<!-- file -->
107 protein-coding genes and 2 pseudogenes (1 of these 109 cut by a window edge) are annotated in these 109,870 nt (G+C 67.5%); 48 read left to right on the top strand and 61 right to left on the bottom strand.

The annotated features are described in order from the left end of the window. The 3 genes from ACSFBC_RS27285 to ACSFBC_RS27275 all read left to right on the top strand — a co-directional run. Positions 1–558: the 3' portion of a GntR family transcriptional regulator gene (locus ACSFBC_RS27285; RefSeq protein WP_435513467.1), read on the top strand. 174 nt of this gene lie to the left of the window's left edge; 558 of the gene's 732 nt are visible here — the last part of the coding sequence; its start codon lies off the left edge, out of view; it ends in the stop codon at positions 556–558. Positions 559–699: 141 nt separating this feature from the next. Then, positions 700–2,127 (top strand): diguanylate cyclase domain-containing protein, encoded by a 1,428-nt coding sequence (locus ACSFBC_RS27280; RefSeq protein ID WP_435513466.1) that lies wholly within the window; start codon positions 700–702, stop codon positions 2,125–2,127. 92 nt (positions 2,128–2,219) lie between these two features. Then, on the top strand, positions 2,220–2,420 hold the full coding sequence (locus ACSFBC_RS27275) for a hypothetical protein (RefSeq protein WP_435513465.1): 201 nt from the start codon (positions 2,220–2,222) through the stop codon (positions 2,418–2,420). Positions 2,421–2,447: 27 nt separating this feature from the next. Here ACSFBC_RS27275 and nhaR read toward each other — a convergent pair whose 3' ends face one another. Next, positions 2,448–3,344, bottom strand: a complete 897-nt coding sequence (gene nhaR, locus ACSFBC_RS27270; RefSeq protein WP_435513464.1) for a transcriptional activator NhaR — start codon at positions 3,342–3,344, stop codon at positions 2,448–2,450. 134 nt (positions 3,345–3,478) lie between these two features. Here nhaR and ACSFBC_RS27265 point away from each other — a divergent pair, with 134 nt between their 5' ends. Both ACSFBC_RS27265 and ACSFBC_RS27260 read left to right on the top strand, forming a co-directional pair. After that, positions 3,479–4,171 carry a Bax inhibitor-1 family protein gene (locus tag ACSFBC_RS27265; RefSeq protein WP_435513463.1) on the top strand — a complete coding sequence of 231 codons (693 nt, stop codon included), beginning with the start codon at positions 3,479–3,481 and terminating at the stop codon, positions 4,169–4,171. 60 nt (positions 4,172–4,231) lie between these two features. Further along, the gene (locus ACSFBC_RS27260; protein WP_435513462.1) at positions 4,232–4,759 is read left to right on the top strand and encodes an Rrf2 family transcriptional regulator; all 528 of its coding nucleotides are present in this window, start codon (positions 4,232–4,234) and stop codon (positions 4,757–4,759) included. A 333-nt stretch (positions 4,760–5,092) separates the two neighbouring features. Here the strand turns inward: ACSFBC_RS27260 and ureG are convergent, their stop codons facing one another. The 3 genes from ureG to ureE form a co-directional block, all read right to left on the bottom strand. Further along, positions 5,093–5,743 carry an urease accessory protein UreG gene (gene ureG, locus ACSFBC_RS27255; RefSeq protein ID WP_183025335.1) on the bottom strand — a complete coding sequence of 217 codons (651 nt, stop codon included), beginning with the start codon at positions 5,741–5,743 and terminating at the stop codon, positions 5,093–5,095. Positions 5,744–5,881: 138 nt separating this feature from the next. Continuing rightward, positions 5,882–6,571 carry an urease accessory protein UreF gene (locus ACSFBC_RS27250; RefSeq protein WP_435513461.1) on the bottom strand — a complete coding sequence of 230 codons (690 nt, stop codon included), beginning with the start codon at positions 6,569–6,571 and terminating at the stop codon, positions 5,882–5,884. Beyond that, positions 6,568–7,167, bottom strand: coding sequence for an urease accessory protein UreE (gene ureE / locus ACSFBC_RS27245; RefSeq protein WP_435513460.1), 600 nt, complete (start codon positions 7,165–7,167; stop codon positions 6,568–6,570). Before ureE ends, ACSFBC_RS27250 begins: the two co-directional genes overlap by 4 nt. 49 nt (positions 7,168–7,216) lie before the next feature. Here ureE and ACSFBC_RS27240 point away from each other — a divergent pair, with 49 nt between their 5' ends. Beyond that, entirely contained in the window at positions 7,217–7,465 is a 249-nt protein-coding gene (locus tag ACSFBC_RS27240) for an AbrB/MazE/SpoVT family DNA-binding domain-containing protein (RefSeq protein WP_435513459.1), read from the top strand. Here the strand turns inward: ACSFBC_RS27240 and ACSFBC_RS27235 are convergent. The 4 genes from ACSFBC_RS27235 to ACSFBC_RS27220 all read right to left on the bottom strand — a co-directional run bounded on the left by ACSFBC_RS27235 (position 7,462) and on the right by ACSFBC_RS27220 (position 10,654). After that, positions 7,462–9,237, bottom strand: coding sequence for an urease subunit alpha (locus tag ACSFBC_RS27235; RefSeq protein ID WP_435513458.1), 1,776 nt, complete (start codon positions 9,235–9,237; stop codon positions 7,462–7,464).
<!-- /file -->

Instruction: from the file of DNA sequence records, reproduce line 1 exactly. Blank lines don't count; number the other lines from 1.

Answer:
107 protein-coding genes and 2 pseudogenes (1 of these 109 cut by a window edge) are annotated in these 109,870 nt (G+C 67.5%); 48 read left to right on the top strand and 61 right to left on the bottom strand.